Being a minority in an elite university.

Being a person of colour in the hospitality industry. A pastry chef on restaurants.

Rachel Roddy’s recipes for Christmas feasting. I’m including this because really, we should be able to eat trifle at any time of the year. Plus, the recipe for bean and bacon casserole seems appropriate for these colder days. And her recipes for the New Year.

The Guardian’s best food books of 2017. Saveur’s best food reads of 2017. (If you read only one from the list, make it Helen Rosner’s essay on Mario Batali.) The Food Programme reviews their favourite cookbooks of the year.

The story of Hodmedod’s.

Why food appeals at Christmas obscure the structural factors that result in people being unable to afford to buy food.

Ideas of how to cope with the academic publishing complex. Work-life balance in academia.

Coping with anxiety.

Monkey bread. These shortbreads. (Today is soooo grey these seem like a perfectly sound option for dinner).

On tamales.

It is coming up to Epiphany, January 6th, which means galette du rois

A French chef giving back his Michelin star.

Barbara Cartland’s Cookbook. (Thanks Jo for bringing this to my attention!)

I did a fair amount of non-work related reading this past month. Apart from re-reading Harry Potter (currently busy with The Goblet of Fire), I read some truly wonderful books:

Birdcage Walk by Helen Dunmore. I read this in a scant 24 hours. I could not put it down. The writing is eloquent and I loved Lizzie, the narrator. But I really loved Dunmore’s notes at the end of the book. This was her last novel before she died and the novel is all about what remains after we leave this world. She writes, “only a very few people leave traces in history, or even bequesth family documents to their descendants. Most have no money to memorialise themselves, and lack even a gravestone to mark their existence. Women’s lives, in particular, remain largely unrecorded. But even so, did they not shape the future?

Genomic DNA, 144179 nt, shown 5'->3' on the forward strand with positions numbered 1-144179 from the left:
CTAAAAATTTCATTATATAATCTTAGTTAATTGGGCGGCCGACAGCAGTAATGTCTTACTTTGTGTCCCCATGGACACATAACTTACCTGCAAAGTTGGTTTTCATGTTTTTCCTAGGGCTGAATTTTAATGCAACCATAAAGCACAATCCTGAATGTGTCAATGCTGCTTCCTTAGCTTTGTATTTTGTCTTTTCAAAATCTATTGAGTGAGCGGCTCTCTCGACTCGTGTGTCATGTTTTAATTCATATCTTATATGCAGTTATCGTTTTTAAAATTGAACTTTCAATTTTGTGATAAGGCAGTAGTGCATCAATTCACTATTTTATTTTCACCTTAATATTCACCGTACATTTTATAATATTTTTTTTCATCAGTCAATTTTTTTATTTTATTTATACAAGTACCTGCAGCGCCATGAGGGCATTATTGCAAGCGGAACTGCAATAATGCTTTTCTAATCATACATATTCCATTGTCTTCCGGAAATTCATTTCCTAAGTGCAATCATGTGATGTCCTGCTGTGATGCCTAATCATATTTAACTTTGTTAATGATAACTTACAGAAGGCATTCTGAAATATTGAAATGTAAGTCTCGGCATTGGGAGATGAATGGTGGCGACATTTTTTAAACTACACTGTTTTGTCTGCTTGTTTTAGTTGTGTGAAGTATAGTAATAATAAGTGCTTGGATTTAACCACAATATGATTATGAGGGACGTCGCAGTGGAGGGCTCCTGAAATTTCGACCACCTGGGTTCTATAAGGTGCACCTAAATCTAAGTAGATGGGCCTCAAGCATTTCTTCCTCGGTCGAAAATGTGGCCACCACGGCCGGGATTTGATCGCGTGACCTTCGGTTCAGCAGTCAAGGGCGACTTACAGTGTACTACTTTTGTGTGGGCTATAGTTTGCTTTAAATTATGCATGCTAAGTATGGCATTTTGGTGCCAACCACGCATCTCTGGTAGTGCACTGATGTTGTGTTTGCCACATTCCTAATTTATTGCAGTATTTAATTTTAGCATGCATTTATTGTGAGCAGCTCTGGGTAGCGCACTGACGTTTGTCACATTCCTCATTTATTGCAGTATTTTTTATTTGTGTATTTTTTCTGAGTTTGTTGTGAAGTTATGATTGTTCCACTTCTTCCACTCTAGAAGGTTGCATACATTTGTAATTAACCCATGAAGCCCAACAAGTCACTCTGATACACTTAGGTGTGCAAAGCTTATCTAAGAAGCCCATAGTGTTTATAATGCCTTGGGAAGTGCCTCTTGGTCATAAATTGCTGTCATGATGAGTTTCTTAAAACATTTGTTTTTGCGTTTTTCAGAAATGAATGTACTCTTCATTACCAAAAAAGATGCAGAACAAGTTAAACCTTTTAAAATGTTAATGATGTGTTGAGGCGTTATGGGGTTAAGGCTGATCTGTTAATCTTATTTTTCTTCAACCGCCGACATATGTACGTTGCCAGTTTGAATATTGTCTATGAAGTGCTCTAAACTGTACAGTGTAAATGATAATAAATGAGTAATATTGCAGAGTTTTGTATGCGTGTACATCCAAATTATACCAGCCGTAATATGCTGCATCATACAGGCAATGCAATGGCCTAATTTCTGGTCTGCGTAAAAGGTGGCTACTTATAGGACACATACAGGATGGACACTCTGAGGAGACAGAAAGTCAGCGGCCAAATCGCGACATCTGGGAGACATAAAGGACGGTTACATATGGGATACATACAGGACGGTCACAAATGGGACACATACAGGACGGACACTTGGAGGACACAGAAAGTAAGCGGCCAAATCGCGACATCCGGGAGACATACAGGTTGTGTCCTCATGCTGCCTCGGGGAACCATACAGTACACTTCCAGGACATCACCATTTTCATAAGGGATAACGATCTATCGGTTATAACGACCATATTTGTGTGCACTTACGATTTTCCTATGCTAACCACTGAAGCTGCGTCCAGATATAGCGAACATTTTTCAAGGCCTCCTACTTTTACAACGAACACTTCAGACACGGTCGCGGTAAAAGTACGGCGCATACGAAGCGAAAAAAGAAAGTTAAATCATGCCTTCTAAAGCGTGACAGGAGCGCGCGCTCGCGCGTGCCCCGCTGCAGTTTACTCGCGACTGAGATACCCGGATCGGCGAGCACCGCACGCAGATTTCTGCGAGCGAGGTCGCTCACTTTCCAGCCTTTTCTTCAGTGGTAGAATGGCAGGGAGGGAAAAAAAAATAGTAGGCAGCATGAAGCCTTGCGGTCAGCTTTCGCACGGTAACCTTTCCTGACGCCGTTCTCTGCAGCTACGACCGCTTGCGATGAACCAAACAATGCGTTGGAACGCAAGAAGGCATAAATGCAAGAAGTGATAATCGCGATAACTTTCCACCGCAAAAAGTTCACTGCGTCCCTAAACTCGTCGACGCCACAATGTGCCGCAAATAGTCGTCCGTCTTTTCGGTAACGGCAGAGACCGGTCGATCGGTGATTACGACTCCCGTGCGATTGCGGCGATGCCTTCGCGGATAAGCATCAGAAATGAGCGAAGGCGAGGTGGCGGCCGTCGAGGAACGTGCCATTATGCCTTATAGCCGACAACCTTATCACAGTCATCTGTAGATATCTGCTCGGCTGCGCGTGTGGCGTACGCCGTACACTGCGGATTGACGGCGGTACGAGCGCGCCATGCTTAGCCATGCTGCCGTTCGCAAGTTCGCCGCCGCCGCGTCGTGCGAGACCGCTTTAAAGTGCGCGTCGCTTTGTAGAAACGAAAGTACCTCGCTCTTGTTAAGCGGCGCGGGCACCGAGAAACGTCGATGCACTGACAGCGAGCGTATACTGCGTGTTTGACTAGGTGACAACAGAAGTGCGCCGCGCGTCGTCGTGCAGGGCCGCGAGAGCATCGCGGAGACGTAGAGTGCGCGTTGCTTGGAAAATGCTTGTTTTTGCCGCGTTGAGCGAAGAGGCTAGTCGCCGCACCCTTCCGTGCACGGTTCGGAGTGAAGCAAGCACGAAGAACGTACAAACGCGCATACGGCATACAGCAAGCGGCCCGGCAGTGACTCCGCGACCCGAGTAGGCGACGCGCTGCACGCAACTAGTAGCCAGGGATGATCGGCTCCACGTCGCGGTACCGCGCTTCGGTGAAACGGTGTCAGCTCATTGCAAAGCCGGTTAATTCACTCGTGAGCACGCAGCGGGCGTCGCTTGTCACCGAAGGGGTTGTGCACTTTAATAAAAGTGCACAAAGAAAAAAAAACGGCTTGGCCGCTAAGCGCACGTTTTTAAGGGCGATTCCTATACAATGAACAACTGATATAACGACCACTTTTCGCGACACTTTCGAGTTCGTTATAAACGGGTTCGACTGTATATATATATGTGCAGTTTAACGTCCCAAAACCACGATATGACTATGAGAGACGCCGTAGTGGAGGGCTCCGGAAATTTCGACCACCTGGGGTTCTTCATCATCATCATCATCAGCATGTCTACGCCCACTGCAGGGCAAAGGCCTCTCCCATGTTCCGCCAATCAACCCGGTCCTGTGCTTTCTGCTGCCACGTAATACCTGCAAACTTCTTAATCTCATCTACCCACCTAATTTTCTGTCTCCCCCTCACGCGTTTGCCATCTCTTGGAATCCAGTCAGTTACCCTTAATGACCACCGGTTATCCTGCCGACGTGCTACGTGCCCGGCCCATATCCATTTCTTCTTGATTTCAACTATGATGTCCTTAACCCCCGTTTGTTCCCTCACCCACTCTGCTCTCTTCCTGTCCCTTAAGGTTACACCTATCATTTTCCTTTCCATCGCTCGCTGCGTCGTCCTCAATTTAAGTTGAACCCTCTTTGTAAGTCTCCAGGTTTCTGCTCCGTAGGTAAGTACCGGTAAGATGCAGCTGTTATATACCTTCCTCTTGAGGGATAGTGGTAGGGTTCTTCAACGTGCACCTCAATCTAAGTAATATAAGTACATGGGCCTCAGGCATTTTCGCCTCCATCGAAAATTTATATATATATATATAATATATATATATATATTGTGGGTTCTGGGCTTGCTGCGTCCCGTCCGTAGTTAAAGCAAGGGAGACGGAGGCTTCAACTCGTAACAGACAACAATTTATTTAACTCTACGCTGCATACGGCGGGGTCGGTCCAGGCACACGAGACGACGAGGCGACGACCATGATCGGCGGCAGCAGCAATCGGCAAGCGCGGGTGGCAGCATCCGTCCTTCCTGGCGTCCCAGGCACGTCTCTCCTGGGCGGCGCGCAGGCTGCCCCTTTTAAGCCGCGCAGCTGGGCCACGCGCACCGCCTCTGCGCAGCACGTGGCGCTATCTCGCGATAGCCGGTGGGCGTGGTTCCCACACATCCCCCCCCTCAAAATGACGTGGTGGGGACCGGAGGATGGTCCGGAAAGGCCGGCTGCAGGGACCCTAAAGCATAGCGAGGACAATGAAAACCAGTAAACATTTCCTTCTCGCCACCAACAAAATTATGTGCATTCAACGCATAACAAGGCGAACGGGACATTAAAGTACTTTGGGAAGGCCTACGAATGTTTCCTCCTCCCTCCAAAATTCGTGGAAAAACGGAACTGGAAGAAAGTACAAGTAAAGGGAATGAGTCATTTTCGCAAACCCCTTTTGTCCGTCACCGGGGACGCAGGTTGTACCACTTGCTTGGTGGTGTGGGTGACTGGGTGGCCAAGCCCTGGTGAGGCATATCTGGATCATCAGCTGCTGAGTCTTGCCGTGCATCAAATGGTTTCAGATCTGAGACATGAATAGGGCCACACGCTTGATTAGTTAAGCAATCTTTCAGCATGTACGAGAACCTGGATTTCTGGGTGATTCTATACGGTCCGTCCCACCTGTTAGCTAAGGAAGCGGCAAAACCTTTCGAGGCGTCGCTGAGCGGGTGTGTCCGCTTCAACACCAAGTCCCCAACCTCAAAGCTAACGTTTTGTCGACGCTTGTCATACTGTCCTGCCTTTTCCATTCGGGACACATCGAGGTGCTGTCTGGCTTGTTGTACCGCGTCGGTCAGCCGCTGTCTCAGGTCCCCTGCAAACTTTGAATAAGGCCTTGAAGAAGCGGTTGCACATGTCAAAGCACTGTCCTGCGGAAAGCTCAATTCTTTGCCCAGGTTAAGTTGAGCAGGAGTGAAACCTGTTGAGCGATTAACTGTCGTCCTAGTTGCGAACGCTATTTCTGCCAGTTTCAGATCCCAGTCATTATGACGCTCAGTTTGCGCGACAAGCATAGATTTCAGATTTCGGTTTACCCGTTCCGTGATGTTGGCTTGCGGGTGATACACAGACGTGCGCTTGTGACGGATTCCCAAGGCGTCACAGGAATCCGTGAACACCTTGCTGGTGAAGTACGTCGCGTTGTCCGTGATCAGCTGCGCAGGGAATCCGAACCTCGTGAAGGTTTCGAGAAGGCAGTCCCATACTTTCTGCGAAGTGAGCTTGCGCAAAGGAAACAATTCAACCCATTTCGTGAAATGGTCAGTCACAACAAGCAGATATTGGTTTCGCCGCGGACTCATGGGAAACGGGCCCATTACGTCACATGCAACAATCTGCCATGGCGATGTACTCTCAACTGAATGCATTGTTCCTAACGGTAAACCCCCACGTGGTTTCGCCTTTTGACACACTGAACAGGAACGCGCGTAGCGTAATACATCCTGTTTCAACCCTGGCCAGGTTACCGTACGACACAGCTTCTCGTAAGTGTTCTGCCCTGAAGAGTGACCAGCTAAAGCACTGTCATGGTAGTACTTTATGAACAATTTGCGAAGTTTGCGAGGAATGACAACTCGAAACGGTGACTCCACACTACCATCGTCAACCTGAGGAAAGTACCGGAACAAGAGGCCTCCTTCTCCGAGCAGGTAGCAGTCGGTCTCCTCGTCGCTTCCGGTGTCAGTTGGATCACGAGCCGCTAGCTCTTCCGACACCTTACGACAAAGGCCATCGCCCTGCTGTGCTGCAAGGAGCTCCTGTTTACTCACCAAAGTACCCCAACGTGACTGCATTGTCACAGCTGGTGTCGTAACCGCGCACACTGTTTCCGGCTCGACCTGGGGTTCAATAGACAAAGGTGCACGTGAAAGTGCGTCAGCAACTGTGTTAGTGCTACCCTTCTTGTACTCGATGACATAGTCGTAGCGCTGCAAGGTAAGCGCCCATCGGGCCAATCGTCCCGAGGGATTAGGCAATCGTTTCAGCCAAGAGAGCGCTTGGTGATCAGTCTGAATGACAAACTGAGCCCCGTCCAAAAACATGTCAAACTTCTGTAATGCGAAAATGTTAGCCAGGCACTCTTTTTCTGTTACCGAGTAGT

Noughts and Crosses by Malorie Blackman. This is another novel that is technically YA but should be read by everyone. It has stayed with me long after I finished it, thinking about Calum and Sephy, and their relationship. I haven’t read more of the series yet, although I will this year.

The Comet Seekers by Helen Sedgwick. I just loved this book. It jumps around in time, deals with ancestors and ghosts, magic and stars. It moves from France to Ireland to Antarctica. It is a strange and wonderful book.

Hercule Poirot’s Christmas by Agatha Christie. Because it isn’t the festive season without a bit of murder mystery in a grand house right?

The Christmas Chronicles by Nigel Slater. I’ve read this like a memoir and I want to make all the recipes…

The Lie Tree by Frances Hardinge. My god, this book! Another about silenced women. Well, not exactly. It is a book about a young woman, Faith, who travels to an island with her family and natural scientist father. He is hiding a specimen and the story revolves around Faith, the tree, her father, and the secrets and lies people tell. I found myself wanting to yell at the men keeping Faith from pursuing science, telling her she couldn’t know anything and is absolutely not as important or as intelligent as her brother – it is set in the mid-1800s so women are supposed to be silent, and are definitely not clever (they are measuring people’s heads to prove it!). In one chapter, Faith is in the church and reads some of the marble plaques on the walls, full of women’s names. “Who had they been, all these mothers and sisters and wives? What were they now? Moons, blank and faceless, gleaming with borrowed light, each spinning loyally around a bigger sphere. ‘Invisible,’ said Faith under her breath. Women and girls were so often unseen, forgotten, afterthoughts”. In a year of #metoo, this book, along with Birdcage Walk, draws attention to the way women are regarded (and have been regarded) in our societies.

Have a good week! x